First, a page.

Arctic Field Projects

Project Title: GROVER: Greenland Rover for Cryospheric Research (Award# NASAGROVER)

PI: Koenig, Lora Suzanne (
Phone: (303) 735.5408 
Institute/Department: U of Colorado, Boulder, Cooperative Institute for Research in Environmental Sciences 
IPY Project?
Funding Agency: US\Federal\NASA
Program Manager: Dr. Thomas Wagner (
Discipline(s): | Cryosphere |

Project Web Site(s):

Science Summary:
The Greenland Rover for Cryospheric Research (GROVER) robot has been designed and developed over a three year period as an over snow autonomous robot for radar measurements in the polar regions. The robot is controlled via a satellite modem remotely, and receives instructions for travel direction and speed, control of the radar. It performs onboard processing of the radar data, and transmits back diagnostic information about the status of the robot and summary data from the radar. It has been tested over snow in Idaho; this project will perform proof of concept measurements at Summit Station, Greenland, in which the robot will be deployed to the IceSAT line, and controlled remotely from Summit. If all goes well, the robot will only be visited at the beginning and end of the campaign. If problems arise, the robot might need to be visited during the campaign to fix problems.

Logistics Summary:
This project supports the testing of Greenland Rover for Cryospheric Research (GROVER), an autonomous robot designed to map accumulation over the ice sheet at Summit Station, Greenland. GROVER is solar powered and carries a payload of an ultra-high frequency, frequency modulated continuous wave (FMCW) radar. The radar is capable of resolving near-surface snow layering with a vertical resolution of centimeters. During the 2013 season a field team of three will spend approximately five weeks at Summit Station in May/June. The effort will have two major objectives: (1) to map accumulation rates around the Summit region while simultaneously imaging and mapping the 2012 melt layer; and (2) to fully test GROVER’s engineering and communication links. Researchers will determine GROVER’s range, power consumption and duty cycle in an ice sheet setting to understand how they can task the robot for future missions. During 2014 a short site visit is planned for one participant during late April. The site visit will not include deployment of the robot. Researchers will continue work on the robot through 2015 with no personnel deployment under this grant.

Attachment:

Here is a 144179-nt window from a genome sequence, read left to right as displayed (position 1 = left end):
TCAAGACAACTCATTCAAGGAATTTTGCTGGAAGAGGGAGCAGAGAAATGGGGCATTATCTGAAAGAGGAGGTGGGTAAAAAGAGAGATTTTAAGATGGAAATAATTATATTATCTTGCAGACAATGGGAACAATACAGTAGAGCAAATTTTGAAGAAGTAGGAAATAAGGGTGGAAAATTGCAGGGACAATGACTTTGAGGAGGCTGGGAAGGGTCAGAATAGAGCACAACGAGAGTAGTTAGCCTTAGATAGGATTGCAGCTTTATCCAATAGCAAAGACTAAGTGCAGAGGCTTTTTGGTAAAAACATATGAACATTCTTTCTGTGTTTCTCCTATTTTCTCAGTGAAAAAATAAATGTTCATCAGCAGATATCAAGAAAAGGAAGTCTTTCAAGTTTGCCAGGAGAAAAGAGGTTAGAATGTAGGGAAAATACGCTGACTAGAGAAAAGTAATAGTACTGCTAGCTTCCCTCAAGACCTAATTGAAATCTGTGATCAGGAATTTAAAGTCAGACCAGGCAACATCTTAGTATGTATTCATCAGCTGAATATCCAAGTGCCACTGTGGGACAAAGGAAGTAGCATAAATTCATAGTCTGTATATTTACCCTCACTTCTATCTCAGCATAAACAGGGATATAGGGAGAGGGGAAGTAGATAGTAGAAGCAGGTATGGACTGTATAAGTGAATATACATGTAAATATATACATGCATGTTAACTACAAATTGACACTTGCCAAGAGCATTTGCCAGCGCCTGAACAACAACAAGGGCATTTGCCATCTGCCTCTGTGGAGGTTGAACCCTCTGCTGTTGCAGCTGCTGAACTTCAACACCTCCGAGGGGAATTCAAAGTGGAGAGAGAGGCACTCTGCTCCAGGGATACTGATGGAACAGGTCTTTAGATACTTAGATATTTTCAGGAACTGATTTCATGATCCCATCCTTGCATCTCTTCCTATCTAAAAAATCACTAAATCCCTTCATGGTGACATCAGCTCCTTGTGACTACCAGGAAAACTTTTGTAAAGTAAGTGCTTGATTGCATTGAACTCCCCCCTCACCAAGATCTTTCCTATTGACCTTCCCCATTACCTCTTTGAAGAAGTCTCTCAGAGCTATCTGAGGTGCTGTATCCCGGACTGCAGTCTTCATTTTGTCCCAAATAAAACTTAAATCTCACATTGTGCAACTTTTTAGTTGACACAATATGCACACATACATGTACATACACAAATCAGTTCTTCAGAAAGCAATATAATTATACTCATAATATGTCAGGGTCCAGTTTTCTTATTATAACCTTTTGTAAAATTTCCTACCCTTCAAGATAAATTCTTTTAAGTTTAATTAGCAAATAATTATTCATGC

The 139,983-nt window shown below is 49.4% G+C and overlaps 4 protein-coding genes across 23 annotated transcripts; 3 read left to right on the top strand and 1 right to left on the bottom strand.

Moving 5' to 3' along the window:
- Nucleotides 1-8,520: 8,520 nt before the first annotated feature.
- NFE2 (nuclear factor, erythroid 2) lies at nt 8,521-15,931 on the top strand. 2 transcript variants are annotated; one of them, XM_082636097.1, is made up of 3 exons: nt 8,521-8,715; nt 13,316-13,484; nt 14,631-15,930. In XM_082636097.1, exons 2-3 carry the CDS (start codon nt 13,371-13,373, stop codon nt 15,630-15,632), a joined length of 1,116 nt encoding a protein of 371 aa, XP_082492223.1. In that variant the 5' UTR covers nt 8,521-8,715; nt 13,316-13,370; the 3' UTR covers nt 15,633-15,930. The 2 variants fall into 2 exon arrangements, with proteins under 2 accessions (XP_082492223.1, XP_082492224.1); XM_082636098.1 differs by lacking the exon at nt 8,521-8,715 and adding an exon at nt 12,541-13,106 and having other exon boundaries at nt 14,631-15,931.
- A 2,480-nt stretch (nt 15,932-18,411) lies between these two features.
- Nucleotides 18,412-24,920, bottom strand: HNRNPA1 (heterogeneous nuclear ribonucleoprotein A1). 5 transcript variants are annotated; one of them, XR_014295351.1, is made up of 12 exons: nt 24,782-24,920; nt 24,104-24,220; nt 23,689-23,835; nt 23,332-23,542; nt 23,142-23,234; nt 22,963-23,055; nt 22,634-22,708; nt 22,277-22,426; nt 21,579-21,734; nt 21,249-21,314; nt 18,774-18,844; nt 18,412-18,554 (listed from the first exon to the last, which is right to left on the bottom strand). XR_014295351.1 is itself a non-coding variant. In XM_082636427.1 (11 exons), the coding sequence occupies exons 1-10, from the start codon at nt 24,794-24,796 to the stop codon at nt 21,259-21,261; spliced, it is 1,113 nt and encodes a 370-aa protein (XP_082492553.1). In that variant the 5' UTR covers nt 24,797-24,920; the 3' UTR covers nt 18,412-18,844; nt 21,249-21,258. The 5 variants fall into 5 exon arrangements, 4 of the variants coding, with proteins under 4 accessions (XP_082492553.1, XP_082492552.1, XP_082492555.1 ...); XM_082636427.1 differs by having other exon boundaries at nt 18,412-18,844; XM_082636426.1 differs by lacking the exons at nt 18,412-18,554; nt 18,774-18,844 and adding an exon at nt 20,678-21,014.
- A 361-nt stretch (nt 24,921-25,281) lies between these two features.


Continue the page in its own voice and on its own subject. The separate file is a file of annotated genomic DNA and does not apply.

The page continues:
CPS will provide Air National Guard (ANG) airlift for passengers and cargo, KISS user days, Summit user days, minimal use of a snowmachine at Summit to deploy and retrieve the GROVER (in 2013), and basic communication/safety gear. NSF will recoup costs associated with this support via an interagency funds transfer NASA to NSF. All other logistics will be organized by the researcher and paid through the grant.
SeasonField SiteDate InDate Out#People
2013Greenland - Kangerlussuaq05 / 04 / 2013 06 / 08 / 20134
2013Greenland - Summit05 / 06 / 2013 06 / 07 / 20134
2014Greenland - Kangerlussuaq04 / 28 / 2014 05 / 02 / 20141
2014Greenland - Summit04 / 28 / 2014 04 / 30 / 20141

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